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Education feature: Online apps help warn of lightning strikes

Staff writer

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Lightning warnings can be a fickle thing, with repeated evacuations and “all clear” messages giving athletes and fans the impression they’re in a real life version of Chicken Little, or something else.

Eastern New Mexico University Athletic Director Jeff Geiser recalled one such scenario when the Greyhound football team faced Southern Nazarene University. It was a sunny day at Greyhound Stadium, but a storm about 25 miles away near Melrose tripped the school’s warning system multiple times. The game ended around 1 a.m.

“It was like the ‘Groundhog Day’ of football,” Geiser said. “It seemed to never end.”

But Geiser knows the serious threat lightning poses. Last Wednesday, he sent ENMU coaches the story of an Aug. 19 lightning strike at Pichaco Middle School in Las Cruces that put four people in the hospital. That same night, the Greyhounds’ football scrimmage was delayed 45 minutes because of lightning strikes.

More than a week after the Las Cruces lightning strike, one 13-year-old remains under care at El Paso Children’s Hospital. The other three were released from the hospital the same day, and the football team resumed practice Monday. The lightning struck while the players were clearing the field.

Area schools rely on online applications that give satellite positioning of storm systems. Geiser said the system responsible for the game delays in 2010 was based on barometric pressure, and he soon talked to the Lone Star Conference about changing the system. The conference and ENMU eventually went with the Telvent system.

Clovis High Athletic Trainer Chris Seymour said staff at Clovis Municipal Schools uses the Weatherbug app, which also tracks systems via satellite.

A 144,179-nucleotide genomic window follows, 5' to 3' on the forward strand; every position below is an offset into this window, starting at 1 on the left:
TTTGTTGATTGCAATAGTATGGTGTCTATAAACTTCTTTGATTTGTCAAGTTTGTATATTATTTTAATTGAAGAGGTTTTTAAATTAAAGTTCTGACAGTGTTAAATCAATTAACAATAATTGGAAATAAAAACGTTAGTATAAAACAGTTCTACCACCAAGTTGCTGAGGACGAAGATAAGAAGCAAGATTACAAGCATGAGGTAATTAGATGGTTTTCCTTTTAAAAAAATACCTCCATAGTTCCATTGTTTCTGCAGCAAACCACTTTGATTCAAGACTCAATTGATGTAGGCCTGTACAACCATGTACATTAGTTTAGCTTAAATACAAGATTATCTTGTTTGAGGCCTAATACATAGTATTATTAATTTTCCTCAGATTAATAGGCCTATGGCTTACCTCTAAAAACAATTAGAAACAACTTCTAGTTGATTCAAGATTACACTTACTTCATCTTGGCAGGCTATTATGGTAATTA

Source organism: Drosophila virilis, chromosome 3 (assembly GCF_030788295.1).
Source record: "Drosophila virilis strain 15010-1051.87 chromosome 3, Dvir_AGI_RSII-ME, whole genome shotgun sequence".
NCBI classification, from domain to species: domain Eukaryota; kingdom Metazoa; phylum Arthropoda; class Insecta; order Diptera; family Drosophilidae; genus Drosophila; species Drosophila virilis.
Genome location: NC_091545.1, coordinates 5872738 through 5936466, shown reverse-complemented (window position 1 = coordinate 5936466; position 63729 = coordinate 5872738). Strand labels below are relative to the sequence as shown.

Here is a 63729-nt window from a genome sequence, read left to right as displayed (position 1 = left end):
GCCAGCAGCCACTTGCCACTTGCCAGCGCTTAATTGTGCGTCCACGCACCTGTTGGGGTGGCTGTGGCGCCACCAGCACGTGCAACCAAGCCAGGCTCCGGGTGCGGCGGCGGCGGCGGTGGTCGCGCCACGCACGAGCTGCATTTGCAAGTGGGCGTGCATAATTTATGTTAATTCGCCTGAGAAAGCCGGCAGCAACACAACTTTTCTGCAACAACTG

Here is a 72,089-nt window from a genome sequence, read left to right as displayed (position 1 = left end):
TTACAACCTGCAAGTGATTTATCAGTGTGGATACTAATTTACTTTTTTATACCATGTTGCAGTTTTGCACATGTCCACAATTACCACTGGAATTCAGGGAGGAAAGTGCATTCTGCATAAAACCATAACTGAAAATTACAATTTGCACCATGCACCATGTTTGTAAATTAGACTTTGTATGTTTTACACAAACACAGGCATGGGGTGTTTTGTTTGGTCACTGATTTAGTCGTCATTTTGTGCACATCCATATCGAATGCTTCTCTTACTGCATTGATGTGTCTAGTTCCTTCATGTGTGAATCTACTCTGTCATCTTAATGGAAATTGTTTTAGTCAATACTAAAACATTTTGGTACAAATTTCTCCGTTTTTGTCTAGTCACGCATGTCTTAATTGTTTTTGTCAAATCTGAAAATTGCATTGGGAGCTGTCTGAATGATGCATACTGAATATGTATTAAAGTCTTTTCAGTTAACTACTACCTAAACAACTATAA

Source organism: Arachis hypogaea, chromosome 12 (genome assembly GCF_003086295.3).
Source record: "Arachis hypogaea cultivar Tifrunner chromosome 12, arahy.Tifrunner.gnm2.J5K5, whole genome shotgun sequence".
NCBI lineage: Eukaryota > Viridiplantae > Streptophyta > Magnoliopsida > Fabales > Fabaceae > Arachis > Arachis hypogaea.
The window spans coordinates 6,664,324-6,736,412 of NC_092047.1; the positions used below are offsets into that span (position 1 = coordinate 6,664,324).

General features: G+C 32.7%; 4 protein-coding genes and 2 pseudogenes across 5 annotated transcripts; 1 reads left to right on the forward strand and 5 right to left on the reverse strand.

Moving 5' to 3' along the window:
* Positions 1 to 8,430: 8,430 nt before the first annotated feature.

“We subscribe to the service,” Geiser said of Telvent. “We’ve got Portales High on the same system, because it’s a one-time fee. We’re going to get a text message if there’s lightning within 30 miles; we get an advisory. We get another message for lightning within10 miles; that’s a warning.”

Once the warning is issued, the public address announcer reads from a prepared script for that sport and fans and athletes are required to clear the premises. Athletes are moved to shelter or an indoor facility, depending on the sport and its facilities, and fans are advised to find cover or wait out the storm in their vehicles.

The coach must make a determination on whether to grab equipment that could be stolen if left out, but the policy advises to put safety before capital items that can be replaced.

The action is not allowed to resume until an “all clear” text is received. That comes, both Geiser and Seymour said, when there has been no lightning strike within 10 miles in the previous 30 minutes.

Fullerton said Clovis High has a similar policy for evacatuions and “all clear” notifications. If the conditions are persistent, Fullerton said, the decision on resuming, “ends up being up to the officials. You can either postpone it or call it.”

Fullerton said officials have the latitude to postpone the game at any point, or call it if the game is in the second half. Clovis won a game over La Cueva, 8-7, in 2008, after officials called the game prior to the fourth quarter. The scenario upset the visiting Bears, who had a possession in Clovis territory to start the fourth quarter.